A vulnerability in Check Point’s popular ZoneAlarm antivirus and firewall allows attackers to escalate their privileges on a system running the security software. The vendor has released an update that should address the flaw.
The issue was discovered last year by Illumant, a company that provides security assessment and compliance solutions. The firm said the vulnerability exists due to the way the application’s developers used Microsoft’s Windows Communication Foundation (WCF) framework. Since WCF was initially codenamed “Indigo,” Illumant has dubbed the vulnerability “OwnDigo.”
Illumant’s findings are based on previous research by Fabius Artrel on privilege escalation and code execution vulnerabilities in applications that use .NET-based WCF services, and research by Matt Graeber on code-signing attacks.
According to Illumant, the vulnerability allows an attacker with limited access to the targeted device to execute arbitrary commands with SYSTEM privileges by abusing a vulnerable ZoneAlarm service. This can be leveraged to add a low-privileged user account to the administrators group.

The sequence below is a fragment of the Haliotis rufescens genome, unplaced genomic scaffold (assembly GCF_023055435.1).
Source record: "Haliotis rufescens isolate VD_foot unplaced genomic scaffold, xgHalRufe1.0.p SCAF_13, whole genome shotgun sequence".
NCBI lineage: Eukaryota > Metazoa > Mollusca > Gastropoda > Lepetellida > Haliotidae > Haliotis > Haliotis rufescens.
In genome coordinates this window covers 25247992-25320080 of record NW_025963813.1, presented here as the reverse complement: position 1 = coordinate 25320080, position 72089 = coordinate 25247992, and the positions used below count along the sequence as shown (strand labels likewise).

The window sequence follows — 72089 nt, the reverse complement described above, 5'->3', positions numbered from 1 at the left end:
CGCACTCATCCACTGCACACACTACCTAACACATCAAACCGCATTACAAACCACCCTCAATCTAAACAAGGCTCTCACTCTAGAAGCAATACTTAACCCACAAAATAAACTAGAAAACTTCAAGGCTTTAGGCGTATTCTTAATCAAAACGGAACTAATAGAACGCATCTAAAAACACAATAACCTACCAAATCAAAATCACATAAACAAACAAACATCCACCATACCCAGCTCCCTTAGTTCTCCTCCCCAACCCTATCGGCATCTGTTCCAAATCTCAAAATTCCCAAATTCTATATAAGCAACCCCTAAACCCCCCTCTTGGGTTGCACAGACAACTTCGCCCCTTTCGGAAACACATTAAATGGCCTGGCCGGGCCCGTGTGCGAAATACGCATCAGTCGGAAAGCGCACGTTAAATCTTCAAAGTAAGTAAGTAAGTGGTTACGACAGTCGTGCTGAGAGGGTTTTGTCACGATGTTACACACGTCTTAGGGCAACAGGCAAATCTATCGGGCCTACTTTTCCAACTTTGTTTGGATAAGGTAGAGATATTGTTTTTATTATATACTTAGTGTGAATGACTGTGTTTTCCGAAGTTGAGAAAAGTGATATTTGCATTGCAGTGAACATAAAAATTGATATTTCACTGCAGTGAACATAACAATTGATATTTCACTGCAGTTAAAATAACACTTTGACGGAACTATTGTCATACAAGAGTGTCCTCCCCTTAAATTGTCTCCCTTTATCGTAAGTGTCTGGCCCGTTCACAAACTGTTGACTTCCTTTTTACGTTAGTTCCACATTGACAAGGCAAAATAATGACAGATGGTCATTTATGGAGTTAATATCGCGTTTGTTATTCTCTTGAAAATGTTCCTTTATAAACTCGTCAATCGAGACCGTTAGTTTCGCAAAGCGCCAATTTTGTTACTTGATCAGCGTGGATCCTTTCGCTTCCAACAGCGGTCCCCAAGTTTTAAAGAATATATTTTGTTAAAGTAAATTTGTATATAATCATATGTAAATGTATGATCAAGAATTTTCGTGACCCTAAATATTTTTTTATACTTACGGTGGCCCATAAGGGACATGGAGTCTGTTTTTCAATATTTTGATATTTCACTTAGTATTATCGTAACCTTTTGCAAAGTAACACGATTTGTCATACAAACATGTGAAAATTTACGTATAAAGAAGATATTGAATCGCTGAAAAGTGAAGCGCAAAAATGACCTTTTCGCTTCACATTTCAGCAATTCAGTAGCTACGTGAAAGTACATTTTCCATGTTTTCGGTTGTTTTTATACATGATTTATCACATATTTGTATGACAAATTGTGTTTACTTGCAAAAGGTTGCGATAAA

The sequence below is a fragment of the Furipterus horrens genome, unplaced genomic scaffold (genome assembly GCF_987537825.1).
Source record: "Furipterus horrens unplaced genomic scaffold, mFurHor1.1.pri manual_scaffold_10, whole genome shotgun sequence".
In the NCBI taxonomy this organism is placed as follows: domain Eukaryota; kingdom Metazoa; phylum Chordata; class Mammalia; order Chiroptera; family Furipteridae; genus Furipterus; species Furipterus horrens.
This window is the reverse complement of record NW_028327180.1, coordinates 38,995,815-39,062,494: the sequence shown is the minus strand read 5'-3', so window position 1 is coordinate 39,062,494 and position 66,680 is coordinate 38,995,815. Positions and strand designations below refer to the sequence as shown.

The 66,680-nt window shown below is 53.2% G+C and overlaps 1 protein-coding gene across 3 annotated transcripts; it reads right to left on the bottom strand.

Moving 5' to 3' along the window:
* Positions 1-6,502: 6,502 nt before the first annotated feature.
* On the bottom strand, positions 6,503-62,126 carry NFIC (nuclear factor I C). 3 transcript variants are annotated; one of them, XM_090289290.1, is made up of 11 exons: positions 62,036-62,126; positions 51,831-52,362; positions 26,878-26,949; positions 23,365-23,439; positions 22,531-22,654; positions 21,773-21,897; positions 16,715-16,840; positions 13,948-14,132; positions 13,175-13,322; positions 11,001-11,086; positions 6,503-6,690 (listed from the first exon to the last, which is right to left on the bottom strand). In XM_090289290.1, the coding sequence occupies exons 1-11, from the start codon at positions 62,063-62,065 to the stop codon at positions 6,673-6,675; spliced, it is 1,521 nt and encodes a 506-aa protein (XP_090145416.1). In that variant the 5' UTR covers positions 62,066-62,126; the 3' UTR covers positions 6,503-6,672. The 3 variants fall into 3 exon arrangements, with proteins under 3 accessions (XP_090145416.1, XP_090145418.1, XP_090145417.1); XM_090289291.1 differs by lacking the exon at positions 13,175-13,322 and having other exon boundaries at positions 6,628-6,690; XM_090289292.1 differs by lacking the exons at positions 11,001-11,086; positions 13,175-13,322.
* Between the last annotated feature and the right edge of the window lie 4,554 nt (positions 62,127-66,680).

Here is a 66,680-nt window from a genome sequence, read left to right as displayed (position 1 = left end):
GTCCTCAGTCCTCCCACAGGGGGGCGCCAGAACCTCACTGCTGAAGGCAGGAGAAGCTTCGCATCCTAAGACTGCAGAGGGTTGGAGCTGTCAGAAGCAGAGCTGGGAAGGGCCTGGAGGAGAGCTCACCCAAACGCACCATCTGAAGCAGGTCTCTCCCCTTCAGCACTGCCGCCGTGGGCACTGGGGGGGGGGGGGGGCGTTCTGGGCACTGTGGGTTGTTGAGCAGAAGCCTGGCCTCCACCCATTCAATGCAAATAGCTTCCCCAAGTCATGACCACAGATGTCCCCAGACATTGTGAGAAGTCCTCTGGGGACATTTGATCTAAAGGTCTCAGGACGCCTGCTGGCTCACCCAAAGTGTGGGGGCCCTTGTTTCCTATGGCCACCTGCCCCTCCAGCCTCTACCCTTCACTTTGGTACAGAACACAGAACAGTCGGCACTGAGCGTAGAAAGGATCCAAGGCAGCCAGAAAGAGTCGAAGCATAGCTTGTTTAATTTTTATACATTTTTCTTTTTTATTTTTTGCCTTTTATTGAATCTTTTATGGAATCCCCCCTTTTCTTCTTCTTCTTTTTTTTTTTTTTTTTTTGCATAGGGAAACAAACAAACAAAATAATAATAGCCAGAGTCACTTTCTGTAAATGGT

However, an attack can only be conducted if the attacker’s exploit and payload files are or appear to be signed by Check Point. In order to achieve this, Illumant researchers created a fake code-signing certificate that impersonates Check Point – a user with limited privileges can do this – and installed it on the targeted system. The certificate was then used to sign the exploit and payload code, which could then be executed to elevate privileges.
Illumant recently published a blog post containing technical details and a video showing an overview of the attack.
The company praised Check Point for the way it handled the vulnerability report. The vendor patched the security bug in October with the release of ZoneAlarm Free Antivirus + Firewall version 15.4.062.17802.
Check Point’s security acknowledgements page shows that only a handful of issues were discovered in ZoneAlarm in the past couple of years.
While Illumant demonstrated the attack against ZoneAlarm, the company warns that this is a new class of vulnerabilities that could impact any .NET application using WCF. It has advised software developers to assess their own apps and WCF implementations to ensure that they are not impacted.
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